The organisers of this year's returning Turkish Grand Prix are hopeful of a 100,000 crowd for the mid-November event at Istanbul Park.
Following a nine-year absence, Turkey stepped forward as one of the countries to host a grand prix on what is now a finalised 17-race calendar despite the problems faced this year due to Covid-19.
While Vural AK, chairman of circuit owners Intercity, is aiming for a six-figure crowd, GPFans understands such a number is merely aspirational, and that an audience of around 60-80,000 may work as a compromise with F1 and the FIA under the circumstances. Ak claims 20,000 of those could be accommodated from overseas.
"We plan to host 100,000 people by applying the highest level of measures," said AK, speaking at a press conference on Tuesday, and reported by Turkish sports website mackolik.com. "This is dependent on our continued successful fight against the disease.
"Our race, along with those in Portugal and Russia, will be held with spectators. For this reason, Formula 1 management has placed great importance on being able to hold a safe event for the fans, with the support of our public institutions.
"Had it not been for the pandemic, we believe that 220,000 people would have watched the race."
Ak's statement is a bold one given the decline in spectator numbers over the years which ultimately led to it being withdrawn from the calender after a six-year run, and despite the circuit being one of the most demanding in the eyes of the drivers.
In a bid to attract such a high crowd, tickets that are due to go on sale next week are to be priced at 30 Turkish lira (£3) per day.
"So that our people can share this excitement as much as they wish, as a result of the intense meetings we have had with Formula 1 management, the ticket prices have been set at 30 lira per day for certain points of the track," added Ak.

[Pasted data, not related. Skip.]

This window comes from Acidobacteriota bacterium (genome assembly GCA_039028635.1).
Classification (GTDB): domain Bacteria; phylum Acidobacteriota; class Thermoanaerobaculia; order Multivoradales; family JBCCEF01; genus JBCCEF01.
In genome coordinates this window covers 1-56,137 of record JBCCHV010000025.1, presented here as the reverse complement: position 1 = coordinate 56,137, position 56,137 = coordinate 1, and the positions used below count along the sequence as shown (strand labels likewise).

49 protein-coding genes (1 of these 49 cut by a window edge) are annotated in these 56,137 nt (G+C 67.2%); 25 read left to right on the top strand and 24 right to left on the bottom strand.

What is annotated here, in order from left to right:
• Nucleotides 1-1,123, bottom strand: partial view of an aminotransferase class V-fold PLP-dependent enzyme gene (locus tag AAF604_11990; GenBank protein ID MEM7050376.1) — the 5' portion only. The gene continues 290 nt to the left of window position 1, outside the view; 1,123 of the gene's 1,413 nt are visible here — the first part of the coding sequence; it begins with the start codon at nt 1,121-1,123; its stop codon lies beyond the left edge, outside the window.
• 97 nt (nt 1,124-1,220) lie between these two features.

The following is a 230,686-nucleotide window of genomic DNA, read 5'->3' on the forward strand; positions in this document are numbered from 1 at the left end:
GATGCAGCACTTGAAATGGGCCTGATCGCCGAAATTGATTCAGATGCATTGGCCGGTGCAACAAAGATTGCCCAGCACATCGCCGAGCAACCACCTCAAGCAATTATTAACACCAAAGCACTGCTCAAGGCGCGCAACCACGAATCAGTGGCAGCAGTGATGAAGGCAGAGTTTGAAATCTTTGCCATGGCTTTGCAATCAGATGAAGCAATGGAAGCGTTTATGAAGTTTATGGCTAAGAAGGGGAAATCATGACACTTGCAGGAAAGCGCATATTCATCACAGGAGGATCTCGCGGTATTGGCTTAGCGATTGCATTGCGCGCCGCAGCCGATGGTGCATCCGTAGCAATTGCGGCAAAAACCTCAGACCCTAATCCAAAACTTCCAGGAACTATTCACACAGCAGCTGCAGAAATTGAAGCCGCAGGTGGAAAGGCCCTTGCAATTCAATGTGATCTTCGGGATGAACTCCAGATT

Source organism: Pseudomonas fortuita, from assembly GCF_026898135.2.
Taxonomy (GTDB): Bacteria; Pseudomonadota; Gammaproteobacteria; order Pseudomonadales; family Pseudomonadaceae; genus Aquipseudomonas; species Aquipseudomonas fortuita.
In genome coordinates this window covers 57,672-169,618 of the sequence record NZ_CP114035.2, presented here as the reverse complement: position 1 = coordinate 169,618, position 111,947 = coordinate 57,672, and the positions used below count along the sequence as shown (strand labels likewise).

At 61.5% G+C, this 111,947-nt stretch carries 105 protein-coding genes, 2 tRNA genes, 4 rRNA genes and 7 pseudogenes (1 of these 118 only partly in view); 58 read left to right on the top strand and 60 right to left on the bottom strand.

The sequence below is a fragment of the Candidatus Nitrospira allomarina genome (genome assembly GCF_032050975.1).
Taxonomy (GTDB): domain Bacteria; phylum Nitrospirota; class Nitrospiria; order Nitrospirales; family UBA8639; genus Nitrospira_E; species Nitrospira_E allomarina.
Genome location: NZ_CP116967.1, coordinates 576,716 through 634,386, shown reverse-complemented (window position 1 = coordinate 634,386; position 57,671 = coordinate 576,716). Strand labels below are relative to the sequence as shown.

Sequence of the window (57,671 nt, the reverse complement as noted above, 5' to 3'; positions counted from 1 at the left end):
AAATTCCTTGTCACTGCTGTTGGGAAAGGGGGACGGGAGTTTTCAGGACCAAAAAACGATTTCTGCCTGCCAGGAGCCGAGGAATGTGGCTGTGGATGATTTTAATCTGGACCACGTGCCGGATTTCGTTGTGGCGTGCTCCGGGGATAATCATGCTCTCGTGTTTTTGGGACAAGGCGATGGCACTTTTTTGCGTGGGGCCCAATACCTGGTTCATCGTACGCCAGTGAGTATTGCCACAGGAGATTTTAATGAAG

"By paying only 90 lira [for the three days], fans will experience both the excitement of Formula 1 and other surprises we have prepared for the participants.
"This project is without any expectation of profit. It's more for the publicity and prestige of our country."
Ak, who has confirmed it was his company that struck a deal with F1 on this occasion compared to the Turkish government previously, believes the running of a successful event this year will lead to the signing of a new long-term deal from next season.
"We have done our part," said Ak. "All fees to Formula 1 will be paid by us.
"We are happy to organise this huge event without creating a financial burden on our state, but we need the support of all public and private sector players to make this a much more successful event.
"If we organise the race successfully, we will open the door to a long-term contract that will begin next year. But for now, we have only signed a one-year contract."
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